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The P&G Sustainability Vision: Reluctant Response or Strategic Shift?

| Tuesday October 5th, 2010 | 1 Comment

P&G Headquarters - Cincinnati, Ohio

By Sara Herald

Last week, Procter & Gamble, the largest consumer product goods company in the world, announced an ambitious new environmental sustainability vision. The parent company of brands like Tide, Pampers, Bounty and countless others appears to have decided that its business stands to suffer significantly as more and more consumers choose “sustainable” products over traditional offerings.

The vision is ambitious: “using 100% renewable or recycled materials for all products and packaging,” “having zero consumer waste go to landfills,” and “emitting no fossil-based CO2 or toxic emissions” are just a few of the near Utopian statements it includes.  In order to achieve those goals, the company has established a set of benchmarks that are much more realistic.  For example, by 2020 the company aims to have renewable materials account for 25% of product/packaging materials, and for their plants to be powered by 30% renewable energy.  While it’s great that a company whose products are used by more than 4 billion people every day has committed to reducing the environmental impact of its operations, it’s hard not to question the firm’s motives.  If buyers as crucial as Walmart weren’t pressuring the company to reduce the environmental footprint of its products, and competitors such as Clorox Green Works, method, and Seventh Generation weren’t performing as well, would P&G even care about sustainability?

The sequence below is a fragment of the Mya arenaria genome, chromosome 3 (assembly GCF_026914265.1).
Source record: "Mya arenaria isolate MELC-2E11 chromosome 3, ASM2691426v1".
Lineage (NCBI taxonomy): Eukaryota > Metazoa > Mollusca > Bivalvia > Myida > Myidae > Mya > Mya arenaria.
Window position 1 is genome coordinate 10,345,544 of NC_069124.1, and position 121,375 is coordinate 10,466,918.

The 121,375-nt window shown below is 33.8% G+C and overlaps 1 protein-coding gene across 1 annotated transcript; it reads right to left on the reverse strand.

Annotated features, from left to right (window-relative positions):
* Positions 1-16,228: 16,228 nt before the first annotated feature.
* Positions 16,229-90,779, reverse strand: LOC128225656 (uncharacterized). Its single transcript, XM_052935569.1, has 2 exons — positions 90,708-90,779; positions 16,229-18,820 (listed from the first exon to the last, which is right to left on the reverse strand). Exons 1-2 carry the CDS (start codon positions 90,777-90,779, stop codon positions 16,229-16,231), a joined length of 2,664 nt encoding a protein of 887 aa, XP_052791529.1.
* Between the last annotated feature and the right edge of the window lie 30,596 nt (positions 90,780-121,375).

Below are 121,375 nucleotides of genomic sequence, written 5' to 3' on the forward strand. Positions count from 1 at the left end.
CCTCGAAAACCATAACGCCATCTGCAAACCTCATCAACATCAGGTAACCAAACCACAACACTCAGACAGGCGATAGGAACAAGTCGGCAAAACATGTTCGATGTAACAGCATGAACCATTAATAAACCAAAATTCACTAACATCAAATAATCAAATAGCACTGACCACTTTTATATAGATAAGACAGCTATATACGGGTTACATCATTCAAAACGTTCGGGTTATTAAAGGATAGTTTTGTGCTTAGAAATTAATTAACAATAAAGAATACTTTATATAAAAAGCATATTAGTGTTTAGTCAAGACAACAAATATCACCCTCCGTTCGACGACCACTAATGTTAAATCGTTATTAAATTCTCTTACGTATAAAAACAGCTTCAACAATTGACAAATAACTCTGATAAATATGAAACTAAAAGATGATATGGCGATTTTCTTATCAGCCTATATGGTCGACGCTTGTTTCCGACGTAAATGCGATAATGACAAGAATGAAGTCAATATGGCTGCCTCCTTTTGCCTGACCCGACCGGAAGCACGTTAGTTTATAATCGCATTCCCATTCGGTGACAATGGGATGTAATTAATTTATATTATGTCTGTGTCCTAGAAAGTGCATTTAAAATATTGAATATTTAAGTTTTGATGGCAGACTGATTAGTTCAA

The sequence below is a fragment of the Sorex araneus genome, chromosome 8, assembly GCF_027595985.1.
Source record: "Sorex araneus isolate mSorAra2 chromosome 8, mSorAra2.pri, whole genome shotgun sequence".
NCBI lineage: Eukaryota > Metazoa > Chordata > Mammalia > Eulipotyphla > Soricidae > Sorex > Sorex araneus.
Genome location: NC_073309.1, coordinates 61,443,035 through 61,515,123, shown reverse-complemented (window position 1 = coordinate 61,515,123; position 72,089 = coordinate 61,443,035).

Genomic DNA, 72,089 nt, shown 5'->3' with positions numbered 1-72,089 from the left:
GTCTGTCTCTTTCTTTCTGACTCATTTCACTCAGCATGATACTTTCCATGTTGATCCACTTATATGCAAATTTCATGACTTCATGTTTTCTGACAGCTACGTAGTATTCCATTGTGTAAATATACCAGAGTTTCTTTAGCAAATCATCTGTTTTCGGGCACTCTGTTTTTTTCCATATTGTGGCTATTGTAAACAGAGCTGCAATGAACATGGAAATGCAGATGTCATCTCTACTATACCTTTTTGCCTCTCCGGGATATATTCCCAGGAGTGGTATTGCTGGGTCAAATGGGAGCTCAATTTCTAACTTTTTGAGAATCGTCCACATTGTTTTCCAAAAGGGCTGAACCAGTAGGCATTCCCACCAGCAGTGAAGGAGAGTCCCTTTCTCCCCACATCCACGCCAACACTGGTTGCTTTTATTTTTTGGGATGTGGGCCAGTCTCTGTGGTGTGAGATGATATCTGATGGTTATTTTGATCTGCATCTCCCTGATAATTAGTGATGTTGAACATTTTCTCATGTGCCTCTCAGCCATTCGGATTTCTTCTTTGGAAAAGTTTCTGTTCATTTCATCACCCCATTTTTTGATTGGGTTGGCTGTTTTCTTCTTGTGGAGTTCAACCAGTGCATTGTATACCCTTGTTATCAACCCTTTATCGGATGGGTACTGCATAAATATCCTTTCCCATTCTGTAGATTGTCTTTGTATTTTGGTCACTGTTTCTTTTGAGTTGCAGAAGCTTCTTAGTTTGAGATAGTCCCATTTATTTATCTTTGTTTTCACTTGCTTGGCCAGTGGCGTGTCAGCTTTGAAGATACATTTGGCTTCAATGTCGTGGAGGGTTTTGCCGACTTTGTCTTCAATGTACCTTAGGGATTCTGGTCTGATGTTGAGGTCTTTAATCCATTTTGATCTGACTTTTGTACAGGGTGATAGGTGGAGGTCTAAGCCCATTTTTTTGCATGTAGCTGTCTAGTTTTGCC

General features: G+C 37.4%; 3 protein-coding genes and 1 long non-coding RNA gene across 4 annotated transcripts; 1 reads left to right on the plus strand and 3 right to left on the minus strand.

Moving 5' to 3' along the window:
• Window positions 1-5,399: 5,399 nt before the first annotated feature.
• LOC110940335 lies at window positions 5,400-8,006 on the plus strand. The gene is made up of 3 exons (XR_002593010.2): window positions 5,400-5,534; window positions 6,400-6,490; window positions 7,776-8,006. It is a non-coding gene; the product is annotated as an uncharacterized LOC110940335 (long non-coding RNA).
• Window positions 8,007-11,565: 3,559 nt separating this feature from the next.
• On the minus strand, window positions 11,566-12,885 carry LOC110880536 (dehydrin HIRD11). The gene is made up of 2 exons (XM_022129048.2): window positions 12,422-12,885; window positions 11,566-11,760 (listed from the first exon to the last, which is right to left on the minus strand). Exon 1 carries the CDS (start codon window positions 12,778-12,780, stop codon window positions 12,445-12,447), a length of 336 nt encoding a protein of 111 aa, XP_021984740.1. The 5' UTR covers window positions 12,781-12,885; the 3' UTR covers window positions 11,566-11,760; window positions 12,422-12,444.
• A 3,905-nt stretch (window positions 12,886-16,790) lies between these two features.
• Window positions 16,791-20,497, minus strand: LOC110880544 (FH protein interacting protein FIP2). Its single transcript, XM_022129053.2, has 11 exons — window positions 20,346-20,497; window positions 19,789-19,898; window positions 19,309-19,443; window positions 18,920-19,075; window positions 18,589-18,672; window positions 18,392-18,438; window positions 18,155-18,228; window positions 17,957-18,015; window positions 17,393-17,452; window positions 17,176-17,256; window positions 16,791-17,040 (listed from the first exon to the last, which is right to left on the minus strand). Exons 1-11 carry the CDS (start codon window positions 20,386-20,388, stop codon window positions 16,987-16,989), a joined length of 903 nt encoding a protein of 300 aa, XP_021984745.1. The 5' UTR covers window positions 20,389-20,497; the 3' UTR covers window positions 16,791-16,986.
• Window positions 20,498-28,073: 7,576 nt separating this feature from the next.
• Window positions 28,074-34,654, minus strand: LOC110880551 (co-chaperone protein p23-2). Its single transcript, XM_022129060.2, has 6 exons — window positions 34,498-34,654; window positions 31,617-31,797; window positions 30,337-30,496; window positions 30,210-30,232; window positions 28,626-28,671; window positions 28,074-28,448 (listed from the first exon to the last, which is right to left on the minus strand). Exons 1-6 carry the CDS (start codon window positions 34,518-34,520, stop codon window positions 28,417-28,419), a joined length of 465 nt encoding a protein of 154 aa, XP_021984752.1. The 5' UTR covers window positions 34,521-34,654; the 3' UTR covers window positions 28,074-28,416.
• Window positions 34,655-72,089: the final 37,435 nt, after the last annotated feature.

Maybe, maybe not.  But that’s the beauty of CSR in today’s world- it makes business sense to go green, and that’s why companies whose products have been piling up in landfills and contributing to water and air pollution are jumping on the bandwagon.  We’ve shifted beyond the obvious benefits of going green (ie: cutting costs by reducing packaging) to strategic business moves designed to maintain and gain market share.  P&G is fully aware that if more new parents decide to use cloth diapers instead of Pampers, that’s not a positive development for the company.  However, if by reformulating those Pampers as well as other products the company can reach consumers looking to make a difference with their everyday purchases, the company wins.  And who knows, they may even be able to hang on to those parents who are looking into Seventh Generation diapers because they don’t really want the hassle of cloth ones!

Ultimately, it’s great to see a company as powerful as P&G make a serious commitment to reducing the environmental footprint of their products.  Why they did so is irrelevant, because not only do they stand to make a tremendous impact on the environment, but also on the purchasing habits of the average American.  And that’s a vision to get excited about.

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Sara Herald is a second-year MBA student concentrating in CSR Strategy at the University of Maryland’s Smith School of Business.  She is the Vice President of Social Impact for the student government association and serves on the board of the Net Impact chapter.  Sara graduated magna cum laude from Georgetown University with a B.A. in Spanish and English.


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  • Parviz

    Great Article, but I think it IS a Reluctant response.